Faced with injuries to several key performers, Davenport has authored a textbook on how to transform adversity into an advantage.
Davenport has juggled his lineup with the flare of a chess grandmaster, skillfully integrating members of the junior varsity into the starting lineup, and moving wrestlers up in weight classes to compensate for the loss of Jeremy Tanner and Corey Harrison - two mainstays of last season's Division 1 championship squad.
David Brainard has been an especially valuable member of the Golden Falcons. Wrestling primarily at 119 pounds last season, Brainard has been called upon to wrestle at 126 or 132 almost exclusively this season, managing to keep his undefeated record intact despite meeting some of the most talented wrestlers in the area.
Thus far, Davenport hasn't made a false step.
He has guided the Golden Falcons to victory over the likes of Southwestern and Fredonia - both rated in the top 10 among small schools - and Niagara-Wheatfield - No. 3 among large schools and a winner over top-rated Lockport earlier this season.
But, Davenport insists, that's the way he's always coached.
"I've always believed that if you have a quality kid, you use him," he said. "The kids know that's the way I coach. For the most part, they accept it. Most coaches don't like to do it. They go with a set lineup and that's what they do."
"But we like to move kids around. They might have to take some losses, but sometimes it makes a difference in matchups. Many times it determines which team is going to win or lose."
It made a big difference two weeks ago against Niagara-Wheatfield. Davenport moved both Brainard and Derek Abbey up in weight and they both came through with important victories as Falconer prevailed, 27-23.
Even more gratifying than the win - which avenged a narrow home loss to the Falcons last season - was the way his team pulled together.
"I have a great group of kids this season. I told them before the Niagara-Wheatfield match that we were wrestling one of the top teams in Section VI. If we wrestle here well, it gives us an idea how we stand in the section. The team really pulled together and gave a great team effort."
Characteristically, that's how Davenport judges the success of any given season - not where his team is in the rankings at the end of the season, but how the members of the team feel about themselves and one another.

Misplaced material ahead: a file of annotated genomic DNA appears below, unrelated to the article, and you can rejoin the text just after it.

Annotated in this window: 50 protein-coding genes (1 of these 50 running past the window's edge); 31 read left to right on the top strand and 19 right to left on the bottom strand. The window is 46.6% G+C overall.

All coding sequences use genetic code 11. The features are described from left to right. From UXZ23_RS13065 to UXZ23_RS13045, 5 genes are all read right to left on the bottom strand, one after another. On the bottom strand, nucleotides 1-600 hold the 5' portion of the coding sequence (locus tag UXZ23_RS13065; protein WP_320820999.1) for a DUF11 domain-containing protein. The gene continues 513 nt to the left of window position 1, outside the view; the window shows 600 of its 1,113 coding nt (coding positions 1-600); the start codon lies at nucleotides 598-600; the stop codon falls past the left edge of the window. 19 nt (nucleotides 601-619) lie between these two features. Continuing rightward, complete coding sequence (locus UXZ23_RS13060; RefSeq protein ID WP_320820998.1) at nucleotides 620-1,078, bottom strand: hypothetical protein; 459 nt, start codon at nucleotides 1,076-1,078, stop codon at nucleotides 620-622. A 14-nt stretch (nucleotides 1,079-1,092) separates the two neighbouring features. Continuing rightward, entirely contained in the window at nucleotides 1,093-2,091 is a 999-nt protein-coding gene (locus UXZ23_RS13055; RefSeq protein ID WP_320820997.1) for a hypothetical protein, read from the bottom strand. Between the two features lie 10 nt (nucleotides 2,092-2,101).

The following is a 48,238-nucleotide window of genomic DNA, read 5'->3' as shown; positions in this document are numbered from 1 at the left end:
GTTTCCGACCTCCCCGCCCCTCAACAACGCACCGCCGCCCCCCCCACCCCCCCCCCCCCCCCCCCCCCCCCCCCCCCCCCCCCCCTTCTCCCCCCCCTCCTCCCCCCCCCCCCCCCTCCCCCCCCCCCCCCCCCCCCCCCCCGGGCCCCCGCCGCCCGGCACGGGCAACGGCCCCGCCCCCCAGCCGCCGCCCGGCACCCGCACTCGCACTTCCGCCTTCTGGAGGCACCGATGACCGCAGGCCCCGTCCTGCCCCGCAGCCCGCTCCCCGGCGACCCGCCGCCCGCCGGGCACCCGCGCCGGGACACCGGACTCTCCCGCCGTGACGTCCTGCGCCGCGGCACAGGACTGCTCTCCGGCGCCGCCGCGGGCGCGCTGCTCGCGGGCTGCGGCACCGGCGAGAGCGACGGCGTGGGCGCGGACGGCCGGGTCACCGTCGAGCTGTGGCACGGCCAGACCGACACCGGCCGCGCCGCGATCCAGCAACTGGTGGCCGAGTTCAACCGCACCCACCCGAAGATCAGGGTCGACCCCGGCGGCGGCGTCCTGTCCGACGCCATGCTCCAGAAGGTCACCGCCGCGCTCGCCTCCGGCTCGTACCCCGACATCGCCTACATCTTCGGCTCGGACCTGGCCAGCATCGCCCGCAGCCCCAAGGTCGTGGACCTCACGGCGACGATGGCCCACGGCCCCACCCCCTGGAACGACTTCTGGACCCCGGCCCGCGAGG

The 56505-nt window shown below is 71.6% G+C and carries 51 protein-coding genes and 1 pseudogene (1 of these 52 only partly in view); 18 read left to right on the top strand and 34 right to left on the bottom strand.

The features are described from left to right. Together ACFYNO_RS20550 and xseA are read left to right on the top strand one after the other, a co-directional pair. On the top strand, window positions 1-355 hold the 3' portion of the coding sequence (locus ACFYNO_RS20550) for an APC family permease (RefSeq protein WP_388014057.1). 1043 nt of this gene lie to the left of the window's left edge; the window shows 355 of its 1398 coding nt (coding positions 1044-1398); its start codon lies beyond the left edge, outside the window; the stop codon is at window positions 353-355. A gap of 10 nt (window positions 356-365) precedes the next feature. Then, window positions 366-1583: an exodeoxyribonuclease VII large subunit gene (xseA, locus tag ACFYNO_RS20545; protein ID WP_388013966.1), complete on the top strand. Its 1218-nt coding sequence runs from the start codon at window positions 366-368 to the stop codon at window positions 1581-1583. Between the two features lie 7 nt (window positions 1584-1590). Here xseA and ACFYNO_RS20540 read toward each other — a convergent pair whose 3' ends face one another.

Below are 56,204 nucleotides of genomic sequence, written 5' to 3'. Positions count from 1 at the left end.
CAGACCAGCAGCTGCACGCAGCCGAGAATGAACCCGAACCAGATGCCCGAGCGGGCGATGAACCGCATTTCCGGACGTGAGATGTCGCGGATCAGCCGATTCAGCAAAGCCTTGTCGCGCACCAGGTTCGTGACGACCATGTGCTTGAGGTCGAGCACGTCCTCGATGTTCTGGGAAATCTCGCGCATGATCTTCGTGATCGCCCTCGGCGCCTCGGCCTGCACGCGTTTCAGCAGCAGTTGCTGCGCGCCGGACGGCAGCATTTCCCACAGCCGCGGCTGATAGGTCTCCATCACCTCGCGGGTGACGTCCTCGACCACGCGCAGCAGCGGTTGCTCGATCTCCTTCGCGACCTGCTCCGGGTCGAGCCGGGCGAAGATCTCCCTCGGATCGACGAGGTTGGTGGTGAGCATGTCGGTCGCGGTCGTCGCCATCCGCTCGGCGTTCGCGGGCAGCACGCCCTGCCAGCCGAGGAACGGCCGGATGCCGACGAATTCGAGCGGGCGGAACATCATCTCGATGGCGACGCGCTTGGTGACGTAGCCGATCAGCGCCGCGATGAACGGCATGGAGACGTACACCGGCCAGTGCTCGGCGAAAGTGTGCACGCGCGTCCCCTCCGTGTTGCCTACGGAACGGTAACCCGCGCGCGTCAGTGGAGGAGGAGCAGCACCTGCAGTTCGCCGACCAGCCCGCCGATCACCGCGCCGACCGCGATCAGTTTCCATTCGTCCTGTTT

"I'm very strong on (the) 'team' concept," Davenport said. "If we can instill a sense of discipline, teamwork and respect of others, then I feel we've been successful. It's nice to win, but in a couple of weeks, who really cares? I get more gratification if we can teach a kid something that will help them down the line.
"Polls add some interest to the sport, but with polls you have to decide what you're looking for; are you looking for the team with the best record or the best team?"
It's a good bet Davenport will have both at season's end.
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Davenport was the head coach at Falconer for 19 years (1971-1990) where he compiled an overall career coaching record of 229-17-1 with eight league titles, seven second-place finishes and three undefeated seasons (1980, 1983 and 1990). During that time, he coached 16 Section VI champions, 50 place-winners and seven New York State place winners. Under Davenport's leadership, Falconer was the top-ranked school in Western New York in 1987 and the No. 1-ranked small school in 1990. For those efforts, the Golden Falcons were selected as the varsity wrestling "Team of the 1980s" in Western New York. Davenport also served as assistant chairman of the Section VI Wrestling Committee for many years and the Section VI Wrestling chairman from 1996-2000.
Among his other honors, Davenport was named the 1983 Western New York wrestling coach of the year and the 2000 New York State Coaches Association Coach of the Year. He was also instrumental in the formation and promotion of Kids Wrestling in Falconer with wrestling camps, tournaments, clinics and officiating.
In addition to his wrestling successes, Davenport was also a tremendous football and youth baseball coach. On the gridiron, he was best known as a varsity assistant/defensive coordinator for head coach Bill Race (1981-95), served as Falconer's head coach (1996-99) and Cassadaga Valley's assistant coach (2001-2009).